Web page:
Brazil Bovespa hits all-time high after pension reform approval
Market welcomes long-delayed pension reform that includes raising the minimum retirement age and increasing workers’ pension contributions
Brazilia — Brazil stocks scaled new highs and the currency posted modest gains on Wednesday after the senate approved a crucial pension reform bill.
Brazil's senate approved the main text of the government’s landmark pension reform proposal late on Tuesday.
Once voting to approve the last four amendments concludes on Wednesday, the bill will be cleared to be signed into law by Brazilian President Jair Bolsonaro.
The reform is seen by the government and many economists as crucial to stabilising Brazil's public finances and restoring business confidence, conditions they say will lead to stronger and more sustainable growth in Latin America's largest economy.
Pension reform has dogged successive governments over the past three decades and been at the centre of congressional debate for three years running, while the social security deficit has steadily risen.
The bill passed by the senate aims to save the treasury about 800-billion reals ($195bn) over the next decade through measures that include raising the minimum retirement age and increasing workers’ pension contributions.
Economists have said controversial cuts to social security spending are also crucial to closing a fiscal deficit that cost Brazil its investment-grade credit rating.
The economy is on track to grow by less than 1% in 2019, lower than the previous two years and well below the 2% or more most economists and the government expected at the start of the year.
“Congratulations Brazilian people! This victory, which paves the way for our country to finally take off, is yours! Brazil is ours! GREAT DAY!” Bolsonaro tweeted on Tuesday from Asia, where he is making a series of official visits.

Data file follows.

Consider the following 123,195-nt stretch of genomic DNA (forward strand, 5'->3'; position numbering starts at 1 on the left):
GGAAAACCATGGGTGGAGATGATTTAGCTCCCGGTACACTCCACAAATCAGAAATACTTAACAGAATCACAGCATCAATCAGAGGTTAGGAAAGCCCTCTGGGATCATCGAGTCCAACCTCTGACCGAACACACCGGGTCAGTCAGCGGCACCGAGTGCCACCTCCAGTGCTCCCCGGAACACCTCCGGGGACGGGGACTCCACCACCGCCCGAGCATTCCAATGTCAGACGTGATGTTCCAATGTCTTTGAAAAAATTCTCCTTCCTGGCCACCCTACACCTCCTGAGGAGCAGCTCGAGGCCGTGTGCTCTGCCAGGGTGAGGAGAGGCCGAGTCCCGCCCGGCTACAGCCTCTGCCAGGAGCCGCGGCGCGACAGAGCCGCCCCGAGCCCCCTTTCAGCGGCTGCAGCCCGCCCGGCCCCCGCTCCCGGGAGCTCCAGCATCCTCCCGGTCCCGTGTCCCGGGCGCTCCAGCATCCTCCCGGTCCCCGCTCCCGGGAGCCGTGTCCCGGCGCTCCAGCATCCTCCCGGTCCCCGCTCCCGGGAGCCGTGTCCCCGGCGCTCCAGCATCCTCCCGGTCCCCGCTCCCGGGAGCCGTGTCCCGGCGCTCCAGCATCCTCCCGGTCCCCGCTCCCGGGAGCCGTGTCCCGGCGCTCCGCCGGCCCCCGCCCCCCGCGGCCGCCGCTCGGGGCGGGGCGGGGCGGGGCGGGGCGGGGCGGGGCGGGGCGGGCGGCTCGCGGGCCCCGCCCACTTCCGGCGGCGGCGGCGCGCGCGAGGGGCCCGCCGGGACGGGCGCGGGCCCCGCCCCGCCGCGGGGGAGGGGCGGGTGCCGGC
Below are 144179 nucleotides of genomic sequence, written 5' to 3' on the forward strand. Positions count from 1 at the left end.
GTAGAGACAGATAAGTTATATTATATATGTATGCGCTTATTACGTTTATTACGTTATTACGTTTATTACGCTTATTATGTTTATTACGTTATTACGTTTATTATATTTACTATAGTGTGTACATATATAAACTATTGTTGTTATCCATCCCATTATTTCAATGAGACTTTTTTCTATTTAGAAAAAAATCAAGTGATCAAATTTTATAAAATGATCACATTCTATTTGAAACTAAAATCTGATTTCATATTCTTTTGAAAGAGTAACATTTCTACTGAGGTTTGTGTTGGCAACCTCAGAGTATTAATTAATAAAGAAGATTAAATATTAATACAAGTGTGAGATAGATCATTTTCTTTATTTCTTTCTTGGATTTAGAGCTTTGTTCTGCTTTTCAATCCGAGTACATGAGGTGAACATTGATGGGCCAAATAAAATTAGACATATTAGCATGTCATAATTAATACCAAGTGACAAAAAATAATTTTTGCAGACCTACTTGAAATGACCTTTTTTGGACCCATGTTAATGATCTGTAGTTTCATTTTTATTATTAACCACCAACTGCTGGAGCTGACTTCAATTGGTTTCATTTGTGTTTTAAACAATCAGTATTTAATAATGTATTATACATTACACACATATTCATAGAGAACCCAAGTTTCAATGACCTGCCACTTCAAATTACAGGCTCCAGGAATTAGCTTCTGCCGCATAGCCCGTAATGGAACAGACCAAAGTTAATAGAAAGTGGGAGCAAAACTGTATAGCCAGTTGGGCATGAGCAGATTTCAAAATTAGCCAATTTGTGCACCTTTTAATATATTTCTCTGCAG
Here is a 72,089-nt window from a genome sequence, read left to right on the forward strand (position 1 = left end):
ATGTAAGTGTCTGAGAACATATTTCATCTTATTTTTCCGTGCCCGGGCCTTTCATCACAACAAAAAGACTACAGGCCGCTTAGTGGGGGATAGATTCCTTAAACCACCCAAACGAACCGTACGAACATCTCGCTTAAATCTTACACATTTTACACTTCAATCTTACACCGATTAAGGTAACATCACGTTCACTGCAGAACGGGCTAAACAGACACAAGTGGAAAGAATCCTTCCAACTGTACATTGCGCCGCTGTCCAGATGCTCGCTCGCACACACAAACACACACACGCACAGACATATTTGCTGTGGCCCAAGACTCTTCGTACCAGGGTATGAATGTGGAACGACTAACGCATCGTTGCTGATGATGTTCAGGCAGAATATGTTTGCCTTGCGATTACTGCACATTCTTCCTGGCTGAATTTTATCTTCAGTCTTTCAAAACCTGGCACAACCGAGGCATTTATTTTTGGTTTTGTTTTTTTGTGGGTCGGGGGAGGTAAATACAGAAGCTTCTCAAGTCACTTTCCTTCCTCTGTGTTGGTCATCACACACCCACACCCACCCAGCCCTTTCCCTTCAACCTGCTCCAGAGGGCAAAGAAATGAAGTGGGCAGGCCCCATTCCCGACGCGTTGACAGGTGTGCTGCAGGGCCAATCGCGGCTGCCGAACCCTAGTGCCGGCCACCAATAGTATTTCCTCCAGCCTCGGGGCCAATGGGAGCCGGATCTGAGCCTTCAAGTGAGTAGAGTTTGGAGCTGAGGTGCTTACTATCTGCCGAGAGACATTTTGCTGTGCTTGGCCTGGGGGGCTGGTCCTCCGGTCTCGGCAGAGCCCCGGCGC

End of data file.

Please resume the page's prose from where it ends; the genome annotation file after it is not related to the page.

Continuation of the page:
In anticipation of the full approval on Wednesday, bulls took the country's benchmark Bovespa stock index to an all-time high late on Tuesday and the currency strengthened more than 1% against the dollar. On Wednesday both gained about 0.4%.
But Elisabeth Andreae, EM analyst at Commerzbank, warned that there is limited appreciation potential for the currency ahead as there are other urgently needed reforms and markets are a bit sceptical about their passage as they may face strong resistance.
In Chile, the peso lost 0.4%, while stocks shed 0.7%, ahead of a central bank meeting as the country braces for more protests and a general strike by state workers on Wednesday.
President Sebastian Pinera's announcement of ambitious reforms failed to quell unrest that has rocked the country and led to at least 15 deaths. Protests against high cost of living were sparked by a recent hike in public transportation and have been ongoing since the weekend.
Analysts say the protests have raised the possibility of a sharper 50 basis point (bp) cut. “Recent domestic events should support (the central bank’s) easing bias,” analysts at Morgan Stanley said in a note. “While we think that a 50bp cut is possible in today’s decision, we don’t see it as the base case and think that the governing board would prefer to leave the door wide open for further cuts.”
The bank had slashed the interest rate by 50 bps in September.